Advance HE is set to host the Gender in Higher Education Conference on 25 May in Bristol. Now in its fourth year, the event seeks to bring together higher education professionals with an interest in addressing gender inequality at their institutions.
The theme of this year’s conference - Gender in the Hybrid Age - builds upon Advance HE’s previous work highlighting the gendered impacts of the Covid-19 pandemic in HE, to understand how new ways of working and learning continue to impact on our achievement of gender equality.
We spoke to Ellen Pugh, Senior Adviser at Advance HE, who will co-host a workshop on ‘A gender-inclusive approach to student spaces and support’, and Emma Bond, Pro Vice-Chancellor Research at University of Suffolk, who is leading a workshop on ‘Digital safety in the HE environment.’
“As a sector we’ve a lot to learn from others. No longer is the public sector necessarily at the forefront of equalities work and I’m looking forward to hearing about the innovations being introduced in other sectors aimed at improving gender equality as it intersects with other areas including race and disability.
“There is a lot of work taking place on gender equality and as other equality areas tend to receive less focus, we tend to think we’re doing ok but while there are achievements, we could do more.
“This conference has been designed to challenge the status quo and highlight how the hybrid working era remains full of pitfalls for achieving women’s equality and what we can proactively do to improve things for future generations of women in higher education whether they be staff or students.”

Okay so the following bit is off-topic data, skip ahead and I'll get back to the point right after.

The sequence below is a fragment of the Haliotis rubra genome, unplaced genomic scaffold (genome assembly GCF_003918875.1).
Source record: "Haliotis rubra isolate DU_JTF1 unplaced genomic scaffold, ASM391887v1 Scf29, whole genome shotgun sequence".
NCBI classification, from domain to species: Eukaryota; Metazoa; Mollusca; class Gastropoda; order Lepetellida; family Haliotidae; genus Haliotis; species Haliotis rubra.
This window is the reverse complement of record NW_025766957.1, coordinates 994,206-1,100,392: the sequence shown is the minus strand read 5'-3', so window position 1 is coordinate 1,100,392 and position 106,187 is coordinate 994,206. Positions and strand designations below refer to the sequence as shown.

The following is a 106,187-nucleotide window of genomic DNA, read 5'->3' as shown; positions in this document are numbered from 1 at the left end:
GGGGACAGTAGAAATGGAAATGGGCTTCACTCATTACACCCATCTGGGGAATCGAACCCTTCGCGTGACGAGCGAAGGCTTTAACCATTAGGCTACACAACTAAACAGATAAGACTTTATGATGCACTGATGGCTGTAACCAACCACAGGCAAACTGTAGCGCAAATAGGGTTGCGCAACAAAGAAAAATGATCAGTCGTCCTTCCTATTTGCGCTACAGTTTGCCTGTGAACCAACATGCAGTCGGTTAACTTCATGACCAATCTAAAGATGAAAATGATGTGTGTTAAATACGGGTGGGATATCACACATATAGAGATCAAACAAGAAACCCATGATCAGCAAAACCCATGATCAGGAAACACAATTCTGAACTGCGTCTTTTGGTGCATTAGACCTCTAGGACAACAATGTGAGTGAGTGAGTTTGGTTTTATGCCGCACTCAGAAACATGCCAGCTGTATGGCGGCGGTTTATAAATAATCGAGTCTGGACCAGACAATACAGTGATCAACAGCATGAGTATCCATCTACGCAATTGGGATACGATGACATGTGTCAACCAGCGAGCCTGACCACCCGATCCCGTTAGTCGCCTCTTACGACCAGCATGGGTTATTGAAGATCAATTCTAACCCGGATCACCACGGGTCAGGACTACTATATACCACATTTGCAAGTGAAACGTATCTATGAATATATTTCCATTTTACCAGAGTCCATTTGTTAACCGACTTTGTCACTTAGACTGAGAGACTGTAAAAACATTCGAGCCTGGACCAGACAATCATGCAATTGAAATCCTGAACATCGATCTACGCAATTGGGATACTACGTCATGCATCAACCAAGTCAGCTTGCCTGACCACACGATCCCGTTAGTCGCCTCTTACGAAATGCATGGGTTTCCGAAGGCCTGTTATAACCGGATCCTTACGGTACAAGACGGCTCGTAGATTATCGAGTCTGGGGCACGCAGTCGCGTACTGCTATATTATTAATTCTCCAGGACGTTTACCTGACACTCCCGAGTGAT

Ellen Pugh – Senior Adviser, Advance HE
“As the Athena Swan lead for the University of Suffolk, I am delighted to be speaking at the Gender in HE conference. The importance of understanding how universities can better respond to online harassment and abuse cannot be underestimated especially in light of the OfS Statement of Expectations and recent consultation on tackling harassment and sexual misconduct.
“Online harassment and abuse are often overlooked in higher education responses to sexual harassment and neglected in policy debate. The research Professor Andy Phippen and I undertook last year clearly demonstrates highly inconsistent approaches to both policy and practice across the sector and there is a dearth of guidance in relation to current practice and regulation around online gender-based harassment and abuse.
“I hope the conference will raise awareness of gendered patterns of online violence and sexual harassment and how robust policies and good practice can effectively safeguard students and staff online.”
Emma Bond, Pro Vice-Chancellor Research at University of Suffolk